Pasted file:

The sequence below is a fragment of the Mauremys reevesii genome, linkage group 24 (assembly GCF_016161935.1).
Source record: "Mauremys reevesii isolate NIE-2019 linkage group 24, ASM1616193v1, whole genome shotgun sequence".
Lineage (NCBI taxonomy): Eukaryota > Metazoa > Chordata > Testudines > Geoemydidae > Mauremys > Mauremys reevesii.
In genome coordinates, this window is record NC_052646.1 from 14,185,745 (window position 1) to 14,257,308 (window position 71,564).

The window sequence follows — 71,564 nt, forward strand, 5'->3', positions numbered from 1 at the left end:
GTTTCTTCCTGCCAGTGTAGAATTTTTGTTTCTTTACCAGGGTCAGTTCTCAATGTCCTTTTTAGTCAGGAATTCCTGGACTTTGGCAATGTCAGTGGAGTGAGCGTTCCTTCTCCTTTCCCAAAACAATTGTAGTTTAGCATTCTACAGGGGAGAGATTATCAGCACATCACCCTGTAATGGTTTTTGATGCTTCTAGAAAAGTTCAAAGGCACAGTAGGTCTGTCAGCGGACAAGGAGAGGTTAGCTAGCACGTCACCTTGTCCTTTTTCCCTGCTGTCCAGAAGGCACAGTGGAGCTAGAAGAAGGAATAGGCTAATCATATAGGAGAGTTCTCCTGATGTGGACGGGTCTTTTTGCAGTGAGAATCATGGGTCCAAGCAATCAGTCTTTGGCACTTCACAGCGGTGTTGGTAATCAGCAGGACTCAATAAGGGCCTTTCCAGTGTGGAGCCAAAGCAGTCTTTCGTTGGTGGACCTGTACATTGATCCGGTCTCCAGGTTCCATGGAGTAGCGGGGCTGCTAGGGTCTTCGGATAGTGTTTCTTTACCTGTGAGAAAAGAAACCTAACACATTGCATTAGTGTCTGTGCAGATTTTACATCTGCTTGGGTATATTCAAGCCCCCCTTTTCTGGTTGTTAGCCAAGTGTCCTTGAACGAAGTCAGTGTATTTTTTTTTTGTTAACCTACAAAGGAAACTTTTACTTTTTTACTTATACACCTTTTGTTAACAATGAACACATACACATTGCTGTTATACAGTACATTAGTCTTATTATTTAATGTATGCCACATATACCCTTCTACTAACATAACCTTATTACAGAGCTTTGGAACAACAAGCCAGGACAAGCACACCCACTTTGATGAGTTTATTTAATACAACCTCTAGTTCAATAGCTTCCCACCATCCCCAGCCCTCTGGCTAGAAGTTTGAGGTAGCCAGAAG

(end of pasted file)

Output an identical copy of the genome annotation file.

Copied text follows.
The sequence below is a fragment of the Mauremys reevesii genome, linkage group 24 (assembly GCF_016161935.1).
Source record: "Mauremys reevesii isolate NIE-2019 linkage group 24, ASM1616193v1, whole genome shotgun sequence".
Lineage (NCBI taxonomy): Eukaryota > Metazoa > Chordata > Testudines > Geoemydidae > Mauremys > Mauremys reevesii.
In genome coordinates, this window is record NC_052646.1 from 14,185,745 (window position 1) to 14,257,308 (window position 71,564).

The window sequence follows — 71,564 nt, forward strand, 5'->3', positions numbered from 1 at the left end:
GTTTCTTCCTGCCAGTGTAGAATTTTTGTTTCTTTACCAGGGTCAGTTCTCAATGTCCTTTTTAGTCAGGAATTCCTGGACTTTGGCAATGTCAGTGGAGTGAGCGTTCCTTCTCCTTTCCCAAAACAATTGTAGTTTAGCATTCTACAGGGGAGAGATTATCAGCACATCACCCTGTAATGGTTTTTGATGCTTCTAGAAAAGTTCAAAGGCACAGTAGGTCTGTCAGCGGACAAGGAGAGGTTAGCTAGCACGTCACCTTGTCCTTTTTCCCTGCTGTCCAGAAGGCACAGTGGAGCTAGAAGAAGGAATAGGCTAATCATATAGGAGAGTTCTCCTGATGTGGACGGGTCTTTTTGCAGTGAGAATCATGGGTCCAAGCAATCAGTCTTTGGCACTTCACAGCGGTGTTGGTAATCAGCAGGACTCAATAAGGGCCTTTCCAGTGTGGAGCCAAAGCAGTCTTTCGTTGGTGGACCTGTACATTGATCCGGTCTCCAGGTTCCATGGAGTAGCGGGGCTGCTAGGGTCTTCGGATAGTGTTTCTTTACCTGTGAGAAAAGAAACCTAACACATTGCATTAGTGTCTGTGCAGATTTTACATCTGCTTGGGTATATTCAAGCCCCCCTTTTCTGGTTGTTAGCCAAGTGTCCTTGAACGAAGTCAGTGTATTTTTTTTTTGTTAACCTACAAAGGAAACTTTTACTTTTTTACTTATACACCTTTTGTTAACAATGAACACATACACATTGCTGTTATACAGTACATTAGTCTTATTATTTAATGTATGCCACATATACCCTTCTACTAACATAACCTTATTACAGAGCTTTGGAACAACAAGCCAGGACAAGCACACCCACTTTGATGAGTTTATTTAATACAACCTCTAGTTCAATAGCTTCCCACCATCCCCAGCCCTCTGGCTAGAAGTTTGAGGTAGCCAGAAG